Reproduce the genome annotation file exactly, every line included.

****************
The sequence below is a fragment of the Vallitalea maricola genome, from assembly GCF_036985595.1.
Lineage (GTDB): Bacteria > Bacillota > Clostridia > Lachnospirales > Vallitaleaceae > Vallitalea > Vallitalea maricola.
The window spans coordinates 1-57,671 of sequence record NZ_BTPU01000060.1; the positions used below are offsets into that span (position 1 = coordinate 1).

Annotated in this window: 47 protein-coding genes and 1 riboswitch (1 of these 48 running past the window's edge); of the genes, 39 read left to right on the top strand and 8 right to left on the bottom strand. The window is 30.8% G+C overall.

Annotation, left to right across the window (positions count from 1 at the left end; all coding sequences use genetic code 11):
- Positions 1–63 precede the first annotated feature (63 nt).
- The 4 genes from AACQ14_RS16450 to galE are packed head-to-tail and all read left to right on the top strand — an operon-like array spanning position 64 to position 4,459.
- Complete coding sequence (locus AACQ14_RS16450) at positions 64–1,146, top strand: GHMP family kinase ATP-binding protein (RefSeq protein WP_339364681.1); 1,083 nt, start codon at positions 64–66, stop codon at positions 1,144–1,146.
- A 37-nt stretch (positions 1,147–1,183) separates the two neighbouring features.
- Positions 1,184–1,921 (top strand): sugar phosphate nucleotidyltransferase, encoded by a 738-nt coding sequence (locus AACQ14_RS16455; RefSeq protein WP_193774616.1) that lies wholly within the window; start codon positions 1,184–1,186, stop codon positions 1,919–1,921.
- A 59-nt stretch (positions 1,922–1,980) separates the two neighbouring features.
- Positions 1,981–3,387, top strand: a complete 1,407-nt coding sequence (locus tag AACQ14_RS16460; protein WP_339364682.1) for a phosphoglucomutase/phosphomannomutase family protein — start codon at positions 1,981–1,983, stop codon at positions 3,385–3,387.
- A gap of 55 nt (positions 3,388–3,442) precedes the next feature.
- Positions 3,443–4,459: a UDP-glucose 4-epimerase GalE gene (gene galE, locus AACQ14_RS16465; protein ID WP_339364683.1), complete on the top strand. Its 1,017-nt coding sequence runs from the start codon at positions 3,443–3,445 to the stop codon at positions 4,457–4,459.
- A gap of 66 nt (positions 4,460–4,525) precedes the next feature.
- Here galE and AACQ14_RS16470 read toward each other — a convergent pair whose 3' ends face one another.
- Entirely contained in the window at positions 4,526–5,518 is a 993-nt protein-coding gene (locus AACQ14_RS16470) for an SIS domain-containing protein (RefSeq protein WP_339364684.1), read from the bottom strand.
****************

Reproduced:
The sequence below is a fragment of the Vallitalea maricola genome, from assembly GCF_036985595.1.
Lineage (GTDB): Bacteria > Bacillota > Clostridia > Lachnospirales > Vallitaleaceae > Vallitalea > Vallitalea maricola.
The window spans coordinates 1-57,671 of sequence record NZ_BTPU01000060.1; the positions used below are offsets into that span (position 1 = coordinate 1).

Annotated in this window: 47 protein-coding genes and 1 riboswitch (1 of these 48 running past the window's edge); of the genes, 39 read left to right on the top strand and 8 right to left on the bottom strand. The window is 30.8% G+C overall.

Annotation, left to right across the window (positions count from 1 at the left end; all coding sequences use genetic code 11):
- Positions 1–63 precede the first annotated feature (63 nt).
- The 4 genes from AACQ14_RS16450 to galE are packed head-to-tail and all read left to right on the top strand — an operon-like array spanning position 64 to position 4,459.
- Complete coding sequence (locus AACQ14_RS16450) at positions 64–1,146, top strand: GHMP family kinase ATP-binding protein (RefSeq protein WP_339364681.1); 1,083 nt, start codon at positions 64–66, stop codon at positions 1,144–1,146.
- A 37-nt stretch (positions 1,147–1,183) separates the two neighbouring features.
- Positions 1,184–1,921 (top strand): sugar phosphate nucleotidyltransferase, encoded by a 738-nt coding sequence (locus AACQ14_RS16455; RefSeq protein WP_193774616.1) that lies wholly within the window; start codon positions 1,184–1,186, stop codon positions 1,919–1,921.
- A 59-nt stretch (positions 1,922–1,980) separates the two neighbouring features.
- Positions 1,981–3,387, top strand: a complete 1,407-nt coding sequence (locus tag AACQ14_RS16460; protein WP_339364682.1) for a phosphoglucomutase/phosphomannomutase family protein — start codon at positions 1,981–1,983, stop codon at positions 3,385–3,387.
- A gap of 55 nt (positions 3,388–3,442) precedes the next feature.
- Positions 3,443–4,459: a UDP-glucose 4-epimerase GalE gene (gene galE, locus AACQ14_RS16465; protein ID WP_339364683.1), complete on the top strand. Its 1,017-nt coding sequence runs from the start codon at positions 3,443–3,445 to the stop codon at positions 4,457–4,459.
- A gap of 66 nt (positions 4,460–4,525) precedes the next feature.
- Here galE and AACQ14_RS16470 read toward each other — a convergent pair whose 3' ends face one another.
- Entirely contained in the window at positions 4,526–5,518 is a 993-nt protein-coding gene (locus AACQ14_RS16470) for an SIS domain-containing protein (RefSeq protein WP_339364684.1), read from the bottom strand.